Retailer apologizes, scraps children's shirt resembling Nazi concentration camp garment

Spanish clothier Zara is apologizing for a children's T-shirt that some say resembles garments worn by Jewish prisoners in World War II concentration camps, complete with a six-pointed, yellow star.

The garment, which was marketed online as a striped “sheriff” T-shirt, has been removed following complaints by critics who noted its similarity to clothing Nazis required Jews to wear in concentration camps throughout Europe during World War II. One Holocaust survivor told that the yellow star on the shirt's left breast is strikingly comparable to the yellow star of David and should have been shut down during production.

“It is offensive and it either comes out of one of two things: Total ignorance, which I cannot believe, or insensitivity,” said Abraham Foxman, national director of the Anti-Defamation League. “And so, either one is bad. These are people who are supposed to know style and understand what’s out there. How many people were involved in the design and production and nobody said anything?”


Foxman acknowledged he may be more sensitive to questionable imagery links than other critics, but he said the company should have known better.

“Really, they can’t claim ignorance because it’s not just one person’s ignorance here,” Foxman told “I just can’t understand. It’s not funny, it’s not chic; it’s crude and offensive.”

Foxman noted that this isn’t the first time a retail clothing company has designed a shirt with insensitive imagery reminiscent of the stars that Jews were forced to wear in the ghettos of Europe during World War II. In April 2012, Danish company Wood Wood apologizing for selling a T-shirt bearing a logo similar to a Jewish Star of David after concerns were raised by ADL.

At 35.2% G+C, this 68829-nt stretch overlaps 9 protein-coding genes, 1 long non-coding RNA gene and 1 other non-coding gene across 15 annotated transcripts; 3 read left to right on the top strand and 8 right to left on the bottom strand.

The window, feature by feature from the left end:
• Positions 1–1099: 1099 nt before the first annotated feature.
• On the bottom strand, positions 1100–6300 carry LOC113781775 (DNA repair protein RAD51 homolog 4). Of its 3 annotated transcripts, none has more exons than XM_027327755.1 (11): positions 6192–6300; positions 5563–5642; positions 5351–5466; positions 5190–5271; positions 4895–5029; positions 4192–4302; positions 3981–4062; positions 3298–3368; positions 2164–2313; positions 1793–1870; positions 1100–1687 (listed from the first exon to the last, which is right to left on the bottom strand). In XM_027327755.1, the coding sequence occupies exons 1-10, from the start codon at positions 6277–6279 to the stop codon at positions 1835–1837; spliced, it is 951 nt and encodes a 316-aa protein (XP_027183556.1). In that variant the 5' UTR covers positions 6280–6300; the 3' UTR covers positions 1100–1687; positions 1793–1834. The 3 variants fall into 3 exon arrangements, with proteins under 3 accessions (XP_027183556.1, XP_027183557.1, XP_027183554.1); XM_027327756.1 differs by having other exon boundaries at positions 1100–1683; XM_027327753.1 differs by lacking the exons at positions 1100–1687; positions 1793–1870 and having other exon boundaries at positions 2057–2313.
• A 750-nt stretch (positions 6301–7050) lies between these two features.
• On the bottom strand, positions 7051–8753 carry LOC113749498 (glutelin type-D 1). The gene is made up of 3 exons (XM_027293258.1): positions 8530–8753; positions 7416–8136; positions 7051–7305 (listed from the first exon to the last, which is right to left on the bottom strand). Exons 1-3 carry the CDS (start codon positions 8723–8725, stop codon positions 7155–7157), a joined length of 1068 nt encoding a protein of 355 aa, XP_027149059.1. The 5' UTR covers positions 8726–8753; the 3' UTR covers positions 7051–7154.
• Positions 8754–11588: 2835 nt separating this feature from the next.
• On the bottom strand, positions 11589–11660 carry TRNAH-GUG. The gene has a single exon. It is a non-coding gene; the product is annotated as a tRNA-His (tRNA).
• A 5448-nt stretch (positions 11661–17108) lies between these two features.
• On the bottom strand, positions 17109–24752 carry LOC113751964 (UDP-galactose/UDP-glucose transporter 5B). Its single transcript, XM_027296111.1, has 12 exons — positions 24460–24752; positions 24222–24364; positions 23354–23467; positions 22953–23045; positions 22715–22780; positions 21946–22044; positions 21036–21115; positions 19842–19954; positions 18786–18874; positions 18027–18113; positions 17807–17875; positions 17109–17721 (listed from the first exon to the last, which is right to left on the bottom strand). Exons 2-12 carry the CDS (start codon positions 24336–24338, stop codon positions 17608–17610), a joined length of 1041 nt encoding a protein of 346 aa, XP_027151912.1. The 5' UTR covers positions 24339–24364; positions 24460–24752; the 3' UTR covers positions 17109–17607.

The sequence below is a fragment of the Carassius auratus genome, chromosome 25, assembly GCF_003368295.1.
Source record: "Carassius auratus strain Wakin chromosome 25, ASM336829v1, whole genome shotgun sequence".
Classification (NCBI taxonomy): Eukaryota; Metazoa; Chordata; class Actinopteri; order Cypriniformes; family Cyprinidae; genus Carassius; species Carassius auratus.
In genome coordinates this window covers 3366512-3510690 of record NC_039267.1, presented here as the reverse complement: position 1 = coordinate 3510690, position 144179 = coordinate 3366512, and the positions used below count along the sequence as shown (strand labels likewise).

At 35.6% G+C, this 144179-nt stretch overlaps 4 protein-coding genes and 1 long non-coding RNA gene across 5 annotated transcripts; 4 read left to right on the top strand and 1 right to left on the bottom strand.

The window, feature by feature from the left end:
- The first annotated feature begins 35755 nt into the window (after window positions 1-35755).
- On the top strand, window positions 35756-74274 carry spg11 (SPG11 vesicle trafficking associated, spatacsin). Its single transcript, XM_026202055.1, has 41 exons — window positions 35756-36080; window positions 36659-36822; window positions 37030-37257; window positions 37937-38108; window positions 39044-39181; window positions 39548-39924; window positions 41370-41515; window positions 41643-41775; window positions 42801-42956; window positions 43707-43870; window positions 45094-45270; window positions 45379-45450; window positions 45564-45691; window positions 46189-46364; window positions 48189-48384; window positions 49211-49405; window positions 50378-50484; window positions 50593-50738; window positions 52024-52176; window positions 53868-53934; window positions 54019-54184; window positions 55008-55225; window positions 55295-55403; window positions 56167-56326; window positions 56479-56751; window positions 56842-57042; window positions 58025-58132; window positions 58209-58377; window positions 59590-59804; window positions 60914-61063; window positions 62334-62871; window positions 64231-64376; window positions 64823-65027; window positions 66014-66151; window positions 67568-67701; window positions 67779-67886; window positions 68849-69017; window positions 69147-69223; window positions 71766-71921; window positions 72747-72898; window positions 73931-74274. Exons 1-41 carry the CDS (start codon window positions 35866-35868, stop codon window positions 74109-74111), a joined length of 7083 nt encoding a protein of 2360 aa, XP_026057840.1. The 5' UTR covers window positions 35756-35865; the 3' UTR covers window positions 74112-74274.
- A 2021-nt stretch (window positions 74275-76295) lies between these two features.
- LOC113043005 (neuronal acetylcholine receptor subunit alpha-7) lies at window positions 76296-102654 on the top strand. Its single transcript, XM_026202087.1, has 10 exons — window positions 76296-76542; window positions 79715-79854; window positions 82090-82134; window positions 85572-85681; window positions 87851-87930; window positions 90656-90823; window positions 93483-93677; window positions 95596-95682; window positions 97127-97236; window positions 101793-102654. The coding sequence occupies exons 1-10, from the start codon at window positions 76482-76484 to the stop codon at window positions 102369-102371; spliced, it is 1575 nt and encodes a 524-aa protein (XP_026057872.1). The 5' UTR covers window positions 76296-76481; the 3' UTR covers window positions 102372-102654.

“The fact that this keeps happening shows that there is a serious need for education about the Holocaust and the history of anti-Semitism,” Foxman said.

Only 54 of the world’s population has heard of the Holocaust in Europe, according to a recent ADL survey cited by Foxman. Of those, 4 percent believe the Holocause was a “myth” and 28 percent think the number of Jews killed have been greatly exaggerated.

In a statement to, Zara officials apologized for the T-shirt, which was inspired by classic Westerns, according to a spokesman.

“The mentioned T-shirt is no longer on sale in our stores,” the statement read. “The design of the T-shirt was only inspired by the sheriff’s stars from the Classic Western films, as the claim of the t-shirt says.”

Some online critics, however, were less than moved.

“Apology is not accepted,” one post on Twitter read. “Please name designer. This is no mistake.”

Others questioned whether Zara designers were absent during world history lessons, while some said the controversy was being blown out of proportion.

“Kids tops are frequently striped. Kids wear (sheriff) badges,” another Twitter user posted. “Hey, let's include that in a design. Nothing nefarious.”

Foxman, meanwhile, accepts the company’s apology and said he’s glad it’s no longer being sold.

“The most important thing is it’s no longer on the market,” he said. “Period.”